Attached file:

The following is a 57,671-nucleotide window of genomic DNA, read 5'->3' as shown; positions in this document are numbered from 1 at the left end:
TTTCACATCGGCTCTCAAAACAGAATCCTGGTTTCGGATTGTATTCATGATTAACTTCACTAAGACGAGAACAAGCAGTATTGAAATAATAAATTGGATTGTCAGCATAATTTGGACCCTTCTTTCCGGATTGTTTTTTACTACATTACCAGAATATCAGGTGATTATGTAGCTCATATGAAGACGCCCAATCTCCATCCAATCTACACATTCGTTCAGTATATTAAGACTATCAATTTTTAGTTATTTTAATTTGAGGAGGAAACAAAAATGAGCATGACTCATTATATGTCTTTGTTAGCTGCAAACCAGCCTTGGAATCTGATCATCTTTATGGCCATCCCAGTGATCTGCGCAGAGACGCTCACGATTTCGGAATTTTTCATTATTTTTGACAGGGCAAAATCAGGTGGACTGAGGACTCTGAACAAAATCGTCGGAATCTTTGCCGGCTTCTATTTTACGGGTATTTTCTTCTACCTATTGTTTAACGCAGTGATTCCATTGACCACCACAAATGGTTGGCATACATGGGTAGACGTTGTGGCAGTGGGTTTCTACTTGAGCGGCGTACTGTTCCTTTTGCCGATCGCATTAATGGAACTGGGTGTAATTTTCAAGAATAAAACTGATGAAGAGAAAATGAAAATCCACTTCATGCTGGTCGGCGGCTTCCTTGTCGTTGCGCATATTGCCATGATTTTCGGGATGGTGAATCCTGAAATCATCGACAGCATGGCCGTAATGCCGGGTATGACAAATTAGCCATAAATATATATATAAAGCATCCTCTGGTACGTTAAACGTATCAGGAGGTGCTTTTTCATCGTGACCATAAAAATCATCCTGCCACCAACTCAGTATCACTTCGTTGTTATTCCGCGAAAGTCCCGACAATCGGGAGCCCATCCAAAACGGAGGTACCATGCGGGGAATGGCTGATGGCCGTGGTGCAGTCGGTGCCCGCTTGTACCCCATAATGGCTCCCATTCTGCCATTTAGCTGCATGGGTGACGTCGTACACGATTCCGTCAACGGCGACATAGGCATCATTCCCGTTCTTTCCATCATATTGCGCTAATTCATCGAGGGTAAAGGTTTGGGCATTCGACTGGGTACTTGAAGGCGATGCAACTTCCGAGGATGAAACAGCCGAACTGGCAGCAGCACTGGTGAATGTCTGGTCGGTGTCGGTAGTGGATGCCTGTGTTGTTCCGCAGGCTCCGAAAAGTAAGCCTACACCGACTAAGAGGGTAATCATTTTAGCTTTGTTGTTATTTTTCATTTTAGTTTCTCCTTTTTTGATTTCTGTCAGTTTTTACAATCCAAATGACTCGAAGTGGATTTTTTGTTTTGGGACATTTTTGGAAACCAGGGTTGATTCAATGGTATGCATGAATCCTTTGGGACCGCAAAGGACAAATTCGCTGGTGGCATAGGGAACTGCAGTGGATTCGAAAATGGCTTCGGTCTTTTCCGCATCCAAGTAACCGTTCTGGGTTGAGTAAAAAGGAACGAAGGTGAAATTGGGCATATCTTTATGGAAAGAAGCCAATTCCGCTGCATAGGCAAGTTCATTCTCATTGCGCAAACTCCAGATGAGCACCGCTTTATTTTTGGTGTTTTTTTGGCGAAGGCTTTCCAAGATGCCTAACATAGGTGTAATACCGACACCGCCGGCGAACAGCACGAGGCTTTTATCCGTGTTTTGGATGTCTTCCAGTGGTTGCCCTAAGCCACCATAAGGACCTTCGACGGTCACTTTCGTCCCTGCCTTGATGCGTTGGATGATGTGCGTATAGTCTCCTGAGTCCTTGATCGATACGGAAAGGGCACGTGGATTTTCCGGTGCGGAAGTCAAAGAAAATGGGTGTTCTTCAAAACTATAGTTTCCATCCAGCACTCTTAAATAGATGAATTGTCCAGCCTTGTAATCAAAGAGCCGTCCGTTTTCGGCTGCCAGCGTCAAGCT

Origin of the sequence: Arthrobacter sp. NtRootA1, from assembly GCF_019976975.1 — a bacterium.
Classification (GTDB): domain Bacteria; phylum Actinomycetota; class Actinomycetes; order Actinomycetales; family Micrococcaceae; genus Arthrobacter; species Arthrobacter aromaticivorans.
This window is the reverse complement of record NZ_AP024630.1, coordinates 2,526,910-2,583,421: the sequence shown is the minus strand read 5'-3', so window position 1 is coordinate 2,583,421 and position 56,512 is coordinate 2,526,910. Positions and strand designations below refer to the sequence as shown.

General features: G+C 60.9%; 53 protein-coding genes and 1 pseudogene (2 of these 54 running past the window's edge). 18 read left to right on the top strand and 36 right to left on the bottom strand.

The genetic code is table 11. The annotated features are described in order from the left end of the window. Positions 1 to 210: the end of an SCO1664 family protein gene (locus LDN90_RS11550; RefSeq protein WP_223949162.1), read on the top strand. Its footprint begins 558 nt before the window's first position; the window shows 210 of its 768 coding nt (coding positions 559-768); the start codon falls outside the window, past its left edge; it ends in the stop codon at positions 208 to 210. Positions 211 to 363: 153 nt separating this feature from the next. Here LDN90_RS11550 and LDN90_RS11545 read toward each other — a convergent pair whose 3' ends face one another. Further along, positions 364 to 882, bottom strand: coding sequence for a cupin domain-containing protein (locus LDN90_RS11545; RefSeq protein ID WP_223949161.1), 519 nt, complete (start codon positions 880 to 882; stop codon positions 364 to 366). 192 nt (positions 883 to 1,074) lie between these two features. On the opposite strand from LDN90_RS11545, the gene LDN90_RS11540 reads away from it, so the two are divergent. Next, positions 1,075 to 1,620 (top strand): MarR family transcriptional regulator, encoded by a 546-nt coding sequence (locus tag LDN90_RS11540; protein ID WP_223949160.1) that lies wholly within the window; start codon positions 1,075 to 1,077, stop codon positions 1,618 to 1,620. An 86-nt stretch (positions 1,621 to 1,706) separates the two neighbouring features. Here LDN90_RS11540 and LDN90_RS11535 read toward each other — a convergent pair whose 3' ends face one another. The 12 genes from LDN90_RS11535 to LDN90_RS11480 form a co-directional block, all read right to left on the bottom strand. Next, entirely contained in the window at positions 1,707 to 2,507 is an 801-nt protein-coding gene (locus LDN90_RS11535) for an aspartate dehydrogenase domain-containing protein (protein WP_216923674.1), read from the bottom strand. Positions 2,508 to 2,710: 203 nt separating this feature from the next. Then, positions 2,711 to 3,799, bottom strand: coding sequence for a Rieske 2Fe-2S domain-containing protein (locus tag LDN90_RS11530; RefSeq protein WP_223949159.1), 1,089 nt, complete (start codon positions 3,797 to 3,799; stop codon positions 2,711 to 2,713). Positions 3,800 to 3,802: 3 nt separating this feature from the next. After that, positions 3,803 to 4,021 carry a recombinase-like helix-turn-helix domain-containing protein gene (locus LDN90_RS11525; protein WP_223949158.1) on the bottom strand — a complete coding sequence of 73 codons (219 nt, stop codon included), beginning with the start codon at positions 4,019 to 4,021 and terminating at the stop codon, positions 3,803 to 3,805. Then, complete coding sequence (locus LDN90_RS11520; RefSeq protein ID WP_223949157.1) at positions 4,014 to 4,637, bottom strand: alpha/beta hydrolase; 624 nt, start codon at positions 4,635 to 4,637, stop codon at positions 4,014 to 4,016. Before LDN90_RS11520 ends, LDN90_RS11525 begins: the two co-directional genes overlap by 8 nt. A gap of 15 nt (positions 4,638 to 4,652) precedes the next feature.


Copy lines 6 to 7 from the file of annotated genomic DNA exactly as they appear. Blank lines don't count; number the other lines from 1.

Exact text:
General features: G+C 60.9%; 53 protein-coding genes and 1 pseudogene (2 of these 54 running past the window's edge). 18 read left to right on the top strand and 36 right to left on the bottom strand.

The genetic code is table 11. The annotated features are described in order from the left end of the window. Positions 1 to 210: the end of an SCO1664 family protein gene (locus LDN90_RS11550; RefSeq protein WP_223949162.1), read on the top strand. Its footprint begins 558 nt before the window's first position; the window shows 210 of its 768 coding nt (coding positions 559-768); the start codon falls outside the window, past its left edge; it ends in the stop codon at positions 208 to 210. Positions 211 to 363: 153 nt separating this feature from the next. Here LDN90_RS11550 and LDN90_RS11545 read toward each other — a convergent pair whose 3' ends face one another. Further along, positions 364 to 882, bottom strand: coding sequence for a cupin domain-containing protein (locus LDN90_RS11545; RefSeq protein ID WP_223949161.1), 519 nt, complete (start codon positions 880 to 882; stop codon positions 364 to 366). 192 nt (positions 883 to 1,074) lie between these two features. On the opposite strand from LDN90_RS11545, the gene LDN90_RS11540 reads away from it, so the two are divergent. Next, positions 1,075 to 1,620 (top strand): MarR family transcriptional regulator, encoded by a 546-nt coding sequence (locus tag LDN90_RS11540; protein ID WP_223949160.1) that lies wholly within the window; start codon positions 1,075 to 1,077, stop codon positions 1,618 to 1,620. An 86-nt stretch (positions 1,621 to 1,706) separates the two neighbouring features. Here LDN90_RS11540 and LDN90_RS11535 read toward each other — a convergent pair whose 3' ends face one another. The 12 genes from LDN90_RS11535 to LDN90_RS11480 form a co-directional block, all read right to left on the bottom strand. Next, entirely contained in the window at positions 1,707 to 2,507 is an 801-nt protein-coding gene (locus LDN90_RS11535) for an aspartate dehydrogenase domain-containing protein (protein WP_216923674.1), read from the bottom strand. Positions 2,508 to 2,710: 203 nt separating this feature from the next. Then, positions 2,711 to 3,799, bottom strand: coding sequence for a Rieske 2Fe-2S domain-containing protein (locus tag LDN90_RS11530; RefSeq protein WP_223949159.1), 1,089 nt, complete (start codon positions 3,797 to 3,799; stop codon positions 2,711 to 2,713). Positions 3,800 to 3,802: 3 nt separating this feature from the next. After that, positions 3,803 to 4,021 carry a recombinase-like helix-turn-helix domain-containing protein gene (locus LDN90_RS11525; protein WP_223949158.1) on the bottom strand — a complete coding sequence of 73 codons (219 nt, stop codon included), beginning with the start codon at positions 4,019 to 4,021 and terminating at the stop codon, positions 3,803 to 3,805. Then, complete coding sequence (locus LDN90_RS11520; RefSeq protein ID WP_223949157.1) at positions 4,014 to 4,637, bottom strand: alpha/beta hydrolase; 624 nt, start codon at positions 4,635 to 4,637, stop codon at positions 4,014 to 4,016. Before LDN90_RS11520 ends, LDN90_RS11525 begins: the two co-directional genes overlap by 8 nt. A gap of 15 nt (positions 4,638 to 4,652) precedes the next feature.